The central component of anxiety is heightened fear. Fear of your environment, fear of social settings, fear of being judged, and fear of your own thoughts. As a result of this fear, many people do not seek help for their anxiety. However, seeking help reduces your fear and will help to reduce your anxiety.

With therapy, we may assist you in creating effective strategies to cope with your anxiety symptoms. Counselling may also help you identify the underlying factors (thoughts, feelings, and behaviours) associated with your anxiety.

Contact us today – Beat your fears! Beat your anxiety!

Loss of a loved one, whether a grandparent, parent, child, sibling, friend or another close to you can be quite painful and heart-wrenching.  Initial shock and disbelief are often quickly replaced by feelings of sorrow, grief, confusion and even anger. These emotional responses are quite normal…uncomfortable, yet normal.

Can you imagine getting close to another person, sharing special times, stories, events and situations, some very intimate and challenging and others exciting, joyful and exhilarating… then suddenly they are gone and you felt normal, unaffected? That would be strange wouldn’t it?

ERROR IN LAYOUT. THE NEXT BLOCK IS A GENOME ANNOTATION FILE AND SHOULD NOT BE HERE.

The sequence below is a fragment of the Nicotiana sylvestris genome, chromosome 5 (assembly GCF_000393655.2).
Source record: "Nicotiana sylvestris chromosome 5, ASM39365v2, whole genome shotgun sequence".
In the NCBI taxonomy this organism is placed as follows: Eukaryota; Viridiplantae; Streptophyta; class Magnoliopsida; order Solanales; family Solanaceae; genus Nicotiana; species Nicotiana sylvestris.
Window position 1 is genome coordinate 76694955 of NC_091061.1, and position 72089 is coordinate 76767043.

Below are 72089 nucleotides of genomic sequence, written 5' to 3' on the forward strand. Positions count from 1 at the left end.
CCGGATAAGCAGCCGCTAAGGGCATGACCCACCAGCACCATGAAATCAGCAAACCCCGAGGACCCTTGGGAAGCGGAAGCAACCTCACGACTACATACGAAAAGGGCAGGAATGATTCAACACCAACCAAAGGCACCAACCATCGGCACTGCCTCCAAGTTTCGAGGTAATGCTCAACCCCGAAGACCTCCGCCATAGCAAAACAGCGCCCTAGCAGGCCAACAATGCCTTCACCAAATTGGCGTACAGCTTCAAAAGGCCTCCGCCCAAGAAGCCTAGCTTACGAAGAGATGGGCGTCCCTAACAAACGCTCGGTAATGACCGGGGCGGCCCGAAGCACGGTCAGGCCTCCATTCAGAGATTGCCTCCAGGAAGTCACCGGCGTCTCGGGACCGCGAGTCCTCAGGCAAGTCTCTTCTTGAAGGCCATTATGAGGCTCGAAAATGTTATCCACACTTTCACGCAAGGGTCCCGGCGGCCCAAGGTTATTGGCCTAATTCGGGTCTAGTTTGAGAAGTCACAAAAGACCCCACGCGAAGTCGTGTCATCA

Significant loss is supposed to impact us, change us and even throw us off our normal routines. The greater the love, the greater the loss, the greater the impact. In ancient times, those who lost a loved one may display their grief by tearing their clothes, covering themselves in ashes and mourning for months and even years.

Elizabeth Kubler-Ross wrote two of the best books to help people grieving the loss of a loved one; On Death & Dying” and “On Grief & Grieving. These fine works help those grieving with the journey, finding new meaning, restoring faith and adjusting to a life without their special loved one.

Sometimes the struggle after loss can seem simply too much to handle, too hard to face on your own and maybe even too difficult for surviving family and friends to help you with.  This is not a flaw or weakness. It may simply be the loss is so great extra assistance and supports may be required.